Seattle-Area Foreclosures Dropped Off in February

We skipped the usual preview of foreclosure activity this month, but now it’s time for the detailed look at February’s stats on foreclosures in King, Snohomish, and Pierce counties. First up, the Notice of Trustee Sale summary:

February 2013
King: 839 NTS, up 85% YOY
Snohomish: 461 NTS, up 87% YOY
Pierce: 574 NTS, up 101% YOY

All three counties still far higher than they were a year ago, but month-over-month foreclosures in all three counties dropped off: King was down 21%, Snohomish fell 19%, and Pierce decreased 21%.

Here’s your interactive Tableau dashboard updated with the latest foreclosure data:

The percentage of households in the chart above is determined using OFM population estimates and household sizes from the 2000 Census. King County came in at 1 NTS per 1,003 households, Snohomish County had 1 NTS per 601 households, and Pierce had 1 NTS for every 567 households (higher is better).

According to foreclosure tracking company RealtyTrac, Washington’s statewide foreclosure rate for February of one foreclosure for every 656 housing units was 5th highest among the 50 states and the District of Columbia. Note that RealtyTrac’s definition of “in foreclosure” is much broader than what we are using, and includes Notice of Default, Lis Pendens, Notice of Trustee Sale, and Real Estate Owned.

Hit the jump for a larger version of the chart that shows the percentage of households in each county receiving a foreclosure notice each month:

Note: The graphs above are derived from monthly Notice of Trustee Sale counts gathered at King, Snohomish, and Pierce County records. For a longer-term picture of King County foreclosures back to 1979, hit this chart and drag the date slider to its full range. For the full legal definition of what a Notice of Trustee Sale is and how it fits into the foreclosure process, check out RCW 61.24.040. The short version is that it is the notice sent to delinquent borrowers that their home will be repossessed in 90 days.

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About The Tim

Tim Ellis is the founder of Seattle Bubble. His background in engineering and computer / internet technology, a fondness of data-based analysis of problems, and an addiction to spreadsheets all influence his perspective on the Seattle-area real estate market. Tim also hosts the weekly improv comedy sci-fi podcast Dispatches from the Multiverse.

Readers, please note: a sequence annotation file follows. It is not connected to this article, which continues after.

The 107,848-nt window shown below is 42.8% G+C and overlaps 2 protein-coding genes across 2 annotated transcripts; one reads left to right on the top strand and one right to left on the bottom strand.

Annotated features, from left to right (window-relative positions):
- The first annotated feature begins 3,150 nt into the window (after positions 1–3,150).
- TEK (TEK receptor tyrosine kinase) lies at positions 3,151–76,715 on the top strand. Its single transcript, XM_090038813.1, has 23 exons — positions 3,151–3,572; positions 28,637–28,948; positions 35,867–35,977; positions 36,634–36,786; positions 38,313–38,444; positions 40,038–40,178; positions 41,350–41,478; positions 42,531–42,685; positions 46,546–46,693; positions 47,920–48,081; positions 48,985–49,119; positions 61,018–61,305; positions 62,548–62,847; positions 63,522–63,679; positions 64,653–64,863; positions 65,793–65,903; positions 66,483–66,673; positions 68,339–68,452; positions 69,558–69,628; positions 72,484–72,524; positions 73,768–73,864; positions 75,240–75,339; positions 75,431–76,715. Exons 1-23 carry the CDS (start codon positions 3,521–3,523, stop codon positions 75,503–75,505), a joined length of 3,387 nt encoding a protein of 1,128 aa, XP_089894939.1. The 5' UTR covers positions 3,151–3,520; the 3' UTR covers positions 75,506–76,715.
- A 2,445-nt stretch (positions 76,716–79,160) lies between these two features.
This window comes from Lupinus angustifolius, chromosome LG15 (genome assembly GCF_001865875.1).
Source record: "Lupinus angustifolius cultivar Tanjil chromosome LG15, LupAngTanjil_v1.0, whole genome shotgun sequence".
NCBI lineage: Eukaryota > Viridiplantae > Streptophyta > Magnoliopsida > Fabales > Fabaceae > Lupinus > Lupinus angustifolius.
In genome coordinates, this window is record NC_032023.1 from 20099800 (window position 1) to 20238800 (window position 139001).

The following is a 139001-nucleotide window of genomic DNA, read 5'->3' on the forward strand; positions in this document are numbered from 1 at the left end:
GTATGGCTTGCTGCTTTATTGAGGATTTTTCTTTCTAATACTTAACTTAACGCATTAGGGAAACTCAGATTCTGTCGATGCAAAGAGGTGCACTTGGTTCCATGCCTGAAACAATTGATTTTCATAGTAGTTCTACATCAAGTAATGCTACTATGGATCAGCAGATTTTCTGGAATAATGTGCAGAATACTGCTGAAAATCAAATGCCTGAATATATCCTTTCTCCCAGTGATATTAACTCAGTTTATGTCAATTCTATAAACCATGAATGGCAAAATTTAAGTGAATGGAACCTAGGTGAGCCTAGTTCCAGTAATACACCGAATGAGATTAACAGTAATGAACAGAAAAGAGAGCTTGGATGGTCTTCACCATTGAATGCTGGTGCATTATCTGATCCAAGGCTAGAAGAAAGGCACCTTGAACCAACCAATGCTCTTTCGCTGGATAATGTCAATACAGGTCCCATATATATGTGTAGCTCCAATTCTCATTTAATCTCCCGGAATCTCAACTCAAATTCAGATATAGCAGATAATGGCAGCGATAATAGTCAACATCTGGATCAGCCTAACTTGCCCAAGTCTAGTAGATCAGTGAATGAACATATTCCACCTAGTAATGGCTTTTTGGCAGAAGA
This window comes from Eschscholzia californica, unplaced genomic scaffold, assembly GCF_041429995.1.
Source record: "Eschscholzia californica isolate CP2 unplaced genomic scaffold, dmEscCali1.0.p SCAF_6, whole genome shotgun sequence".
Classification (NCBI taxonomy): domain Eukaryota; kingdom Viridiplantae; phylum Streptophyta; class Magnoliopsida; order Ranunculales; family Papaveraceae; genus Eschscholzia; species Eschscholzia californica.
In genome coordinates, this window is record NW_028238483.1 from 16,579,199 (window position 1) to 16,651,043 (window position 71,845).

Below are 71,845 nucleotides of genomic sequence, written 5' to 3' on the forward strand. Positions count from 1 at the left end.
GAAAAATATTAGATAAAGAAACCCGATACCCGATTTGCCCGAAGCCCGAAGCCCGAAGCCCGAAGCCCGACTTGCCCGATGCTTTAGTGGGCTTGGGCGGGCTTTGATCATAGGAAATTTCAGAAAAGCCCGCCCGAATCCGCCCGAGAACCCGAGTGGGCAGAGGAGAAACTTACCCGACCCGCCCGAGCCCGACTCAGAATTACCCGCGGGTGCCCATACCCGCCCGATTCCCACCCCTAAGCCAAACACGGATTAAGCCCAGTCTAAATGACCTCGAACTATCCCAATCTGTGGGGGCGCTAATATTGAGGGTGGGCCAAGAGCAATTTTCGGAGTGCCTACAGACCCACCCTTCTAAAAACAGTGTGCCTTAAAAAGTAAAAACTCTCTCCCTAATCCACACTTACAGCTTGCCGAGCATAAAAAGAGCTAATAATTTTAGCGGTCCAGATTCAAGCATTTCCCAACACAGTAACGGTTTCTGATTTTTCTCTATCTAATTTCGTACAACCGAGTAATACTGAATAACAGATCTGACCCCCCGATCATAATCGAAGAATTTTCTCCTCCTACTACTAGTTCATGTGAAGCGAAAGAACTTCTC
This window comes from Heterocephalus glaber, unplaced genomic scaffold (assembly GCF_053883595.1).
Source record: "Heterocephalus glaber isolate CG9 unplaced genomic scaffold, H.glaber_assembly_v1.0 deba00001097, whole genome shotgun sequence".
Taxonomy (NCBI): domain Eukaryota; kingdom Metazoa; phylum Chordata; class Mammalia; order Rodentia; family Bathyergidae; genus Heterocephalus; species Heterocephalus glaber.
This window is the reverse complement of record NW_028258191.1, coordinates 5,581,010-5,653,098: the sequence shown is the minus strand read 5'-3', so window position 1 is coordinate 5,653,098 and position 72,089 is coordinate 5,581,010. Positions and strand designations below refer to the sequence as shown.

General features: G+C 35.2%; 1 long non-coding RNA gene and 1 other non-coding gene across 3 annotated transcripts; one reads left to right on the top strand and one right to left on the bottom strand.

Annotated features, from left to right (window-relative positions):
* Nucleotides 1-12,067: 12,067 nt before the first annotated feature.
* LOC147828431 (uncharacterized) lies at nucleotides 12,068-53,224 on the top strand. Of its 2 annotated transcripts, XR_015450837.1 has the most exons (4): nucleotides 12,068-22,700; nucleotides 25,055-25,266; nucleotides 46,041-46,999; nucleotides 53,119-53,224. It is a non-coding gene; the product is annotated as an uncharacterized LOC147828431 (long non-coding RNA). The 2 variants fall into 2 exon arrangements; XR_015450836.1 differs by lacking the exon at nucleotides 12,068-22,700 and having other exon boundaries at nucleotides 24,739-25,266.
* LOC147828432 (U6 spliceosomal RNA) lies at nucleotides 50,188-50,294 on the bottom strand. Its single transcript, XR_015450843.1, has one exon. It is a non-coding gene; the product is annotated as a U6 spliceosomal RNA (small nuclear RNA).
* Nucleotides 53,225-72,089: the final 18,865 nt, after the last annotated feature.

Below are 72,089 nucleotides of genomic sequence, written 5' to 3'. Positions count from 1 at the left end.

1. 1

    Preventing Foreclosure

    I see from Tim’s poll that over 80% of us would rather see lower prices on Seattle homes than lower interest rates….albeit, a caveat is the lower prices [likely assuming higher interest rates too] requires us to pay cash or a big cash chunk on the purchase.

    This prevents foreclosures.

  2. 2
    Scotsman says:

    Ah yes, a recovering economy combined with a specialness that only Seattle can bring forth (under the bluest skies, of course!) means that happy days are here again. Sing it, boys!

    Or are we slogging sideways toward some as yet unknown cliff? Have the underlying fundamentals been fixed? That’s a “NO!”

  3. 3
    Erik says:

    It looks we are about back to the boring times. If we get back to boring constant real estate increases we will have nothing exciting to discuss.

  4. 4
    Marc says:


    How about the regular chart on the number of trustee’s deeds last month and months prior from the preview post you skipped this month? I forget those other charts at the moment but that’s one of my favorite posts each month as it gives a great preview of foreclsoure activity that might trickle back to the open market.

  5. 5
    Carl says:

    RE: Erik @ 3 – We haven’t had any real excitement on this board for a while. I miss the vitriolic yelling between the bears and the bulls. We are back the boring drip, drip, drip, of 1-2% appreciation.

  6. 6
    mike says:

    RE: Carl @ 5 – You meant 10-20%, correct?

    Reflating the bubble at 1-2% would certainly be boring… but that doesn’t seem to be what is going on.

  7. 7
    ChrisM says:

    Meanwhile, down here in Clark county foreclosures are on the rise again:

    “As reported Tuesday by California-based RealtyTrac, there were 382 Clark County homes in some stage of foreclosure in February, an increase of 185 percent from 134 foreclosures in the same period last year. ”

    There are a *ton* of properties here that are in various stages of underwaterness (if I may coin a term).

  8. 8
    peckhammer says:

    RE: mike @ 6 – I know, it’s crazy! Based on recent sales of the townhouses in the complex where I live, the theoretical value of my home has increased by 29% over the last two years.

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